I can tell you now that having only seen The Matrix: Reloaded and Revolutions for the first time a week prior, I never would have expected that The Matrix: Resurrections would be one of my absolute favorite movies of the year. But it totally, without a doubt is. I loved it so much after my first viewing in a theater that I immediately went home and watched it again on HBO Max. I’ve never done anything like that before. But dang if there isn’t just something about this movie that’s incredibly appealing to me.
What I think it is most of all, like its predecessors, is the variety of interpretations that have and will continue to come out of it. I had one — which I think is the most obvious and textual — that I immediately latched onto. But after having discussions, scouring Twitter, and reading social media, I found so many others that were just as valid, if a bit more under the surface.
This legacy sequel is, at face value, in the same vein as the likes of Star Wars: The Force Awakens, Jurassic World, or Ghostbusters: Afterlife, but as soon as you begin watching it, you realize that it’s something completely different altogether. It’s a send-up of this type of film, all while being one of the absolute best of its kind. Only one Wachowski sister, Lana, is back to write and direct this time, but you can feel the way she begrudgingly made one of the best legacy sequels ever.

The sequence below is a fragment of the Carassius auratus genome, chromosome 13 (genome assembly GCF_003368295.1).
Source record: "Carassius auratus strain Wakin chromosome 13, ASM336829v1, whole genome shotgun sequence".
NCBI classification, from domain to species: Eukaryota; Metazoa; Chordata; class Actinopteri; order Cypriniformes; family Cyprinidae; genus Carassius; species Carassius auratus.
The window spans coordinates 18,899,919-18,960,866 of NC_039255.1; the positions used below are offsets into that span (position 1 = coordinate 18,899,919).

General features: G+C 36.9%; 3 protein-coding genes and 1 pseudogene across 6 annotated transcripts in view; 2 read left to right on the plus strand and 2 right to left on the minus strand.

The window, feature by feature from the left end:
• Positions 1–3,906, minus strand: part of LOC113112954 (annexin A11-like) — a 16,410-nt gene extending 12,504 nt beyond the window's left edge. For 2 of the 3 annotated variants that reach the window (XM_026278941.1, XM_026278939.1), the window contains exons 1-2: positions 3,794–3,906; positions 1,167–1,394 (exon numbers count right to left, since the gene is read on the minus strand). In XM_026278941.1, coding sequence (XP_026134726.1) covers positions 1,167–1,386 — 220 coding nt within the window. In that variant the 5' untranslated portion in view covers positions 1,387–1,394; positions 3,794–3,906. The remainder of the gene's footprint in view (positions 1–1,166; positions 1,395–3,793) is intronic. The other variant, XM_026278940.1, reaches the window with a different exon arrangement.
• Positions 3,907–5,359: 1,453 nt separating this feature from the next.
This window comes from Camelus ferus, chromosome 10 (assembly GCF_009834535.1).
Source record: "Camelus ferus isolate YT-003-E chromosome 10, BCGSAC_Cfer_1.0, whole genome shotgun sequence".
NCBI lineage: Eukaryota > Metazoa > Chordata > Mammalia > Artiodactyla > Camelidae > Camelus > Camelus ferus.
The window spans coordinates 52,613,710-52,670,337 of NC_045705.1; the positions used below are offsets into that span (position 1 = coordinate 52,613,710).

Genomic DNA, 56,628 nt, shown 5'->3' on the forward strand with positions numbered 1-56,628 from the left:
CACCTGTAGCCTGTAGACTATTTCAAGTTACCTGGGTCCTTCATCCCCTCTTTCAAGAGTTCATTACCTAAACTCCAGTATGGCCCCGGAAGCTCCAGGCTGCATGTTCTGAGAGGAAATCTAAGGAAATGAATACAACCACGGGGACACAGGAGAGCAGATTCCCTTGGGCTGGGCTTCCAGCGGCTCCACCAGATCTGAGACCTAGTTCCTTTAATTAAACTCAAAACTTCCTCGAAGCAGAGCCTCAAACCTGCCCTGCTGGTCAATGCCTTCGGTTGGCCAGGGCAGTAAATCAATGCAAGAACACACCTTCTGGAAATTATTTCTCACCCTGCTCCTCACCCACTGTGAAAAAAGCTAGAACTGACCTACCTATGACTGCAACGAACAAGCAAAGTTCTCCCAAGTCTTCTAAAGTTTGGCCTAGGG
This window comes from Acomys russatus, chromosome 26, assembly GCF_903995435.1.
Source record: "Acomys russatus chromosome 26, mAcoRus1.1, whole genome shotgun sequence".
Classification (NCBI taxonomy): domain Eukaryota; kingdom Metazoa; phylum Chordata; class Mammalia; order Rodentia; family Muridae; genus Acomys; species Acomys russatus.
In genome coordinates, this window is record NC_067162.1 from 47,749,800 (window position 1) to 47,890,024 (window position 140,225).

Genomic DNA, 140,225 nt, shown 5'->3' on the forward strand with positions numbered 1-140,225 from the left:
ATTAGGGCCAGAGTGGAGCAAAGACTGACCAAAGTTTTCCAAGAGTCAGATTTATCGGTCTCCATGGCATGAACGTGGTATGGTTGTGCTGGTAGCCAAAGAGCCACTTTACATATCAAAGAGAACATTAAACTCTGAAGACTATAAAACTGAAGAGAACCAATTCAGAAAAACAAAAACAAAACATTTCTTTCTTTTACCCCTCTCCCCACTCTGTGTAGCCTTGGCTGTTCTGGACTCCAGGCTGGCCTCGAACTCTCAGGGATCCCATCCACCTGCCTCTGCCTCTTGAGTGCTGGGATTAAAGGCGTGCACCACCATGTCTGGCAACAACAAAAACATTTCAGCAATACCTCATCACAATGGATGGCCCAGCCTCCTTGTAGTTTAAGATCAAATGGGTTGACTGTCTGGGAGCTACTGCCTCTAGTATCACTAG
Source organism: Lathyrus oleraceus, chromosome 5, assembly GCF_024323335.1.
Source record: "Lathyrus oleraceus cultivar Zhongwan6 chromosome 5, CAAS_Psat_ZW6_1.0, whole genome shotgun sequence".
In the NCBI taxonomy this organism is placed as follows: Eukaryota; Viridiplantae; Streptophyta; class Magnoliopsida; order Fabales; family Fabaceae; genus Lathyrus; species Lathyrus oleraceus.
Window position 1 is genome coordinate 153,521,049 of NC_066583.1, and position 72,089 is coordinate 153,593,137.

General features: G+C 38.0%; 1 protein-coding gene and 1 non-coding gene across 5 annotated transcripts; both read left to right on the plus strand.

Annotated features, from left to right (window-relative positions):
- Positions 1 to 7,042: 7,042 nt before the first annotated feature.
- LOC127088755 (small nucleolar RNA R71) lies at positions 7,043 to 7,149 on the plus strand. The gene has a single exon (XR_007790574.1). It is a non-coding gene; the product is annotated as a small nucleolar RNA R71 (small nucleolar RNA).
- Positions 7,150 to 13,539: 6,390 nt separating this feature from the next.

Amidst a vast sea of meta-commentary in the first 45 minutes, you in a way find that Warner Bros. was ready to move ahead with a Matrix sequel sans Wachowski. Here, Neo (Keanu Reeves) is the stand-in for the directing duo. About 60 years after the events of Revolutions, he’s still alive and is now a game developer. He’s made three Matrix video games, and it’s made him a minor celebrity. But something still doesn’t feel real about his life and he wonders whether it’s real or fake… again. In the stand-in for an agent or business partner, we have Jonathan Groff’s character, who’s the one to tell Neo the studio (explicitly named as Warner Bros. in the film) was ready to move on without him, and that if he wants to maintain ownership of his own ideas and intellectual property, he must reluctantly make the fourth installment he never meant to make. Wachowski basically took the reins to this film as a screw-you to the idea of even making a fourth Matrix and showed why it’s a bad idea.
But when I say it’s a bad idea, it doesn’t mean the movie is bad, because as I mentioned, it brings up so many ideas. It asks what you’re supposed to do when you’ve achieved what you meant to achieve, yet still feel like there’s more to do. When you’ve reached a certain place in life, it doesn’t mean your life is over, and there’s an anxiety that comes with that. What are we supposed to do about it? Well, in Neo’s (and Wachowski’s) case, you go back to the thing that made you successful. As Neil Patrick Harris’ The Analyst puts it, Neo is “Quietly yearning for what you don’t have, while dreading losing what you do… Just give the people what they want, right?” Wachowski is being self-reflexive to no end, and not giving into being predictable. The Matrix films were never predictable, and she refuses to be here, either.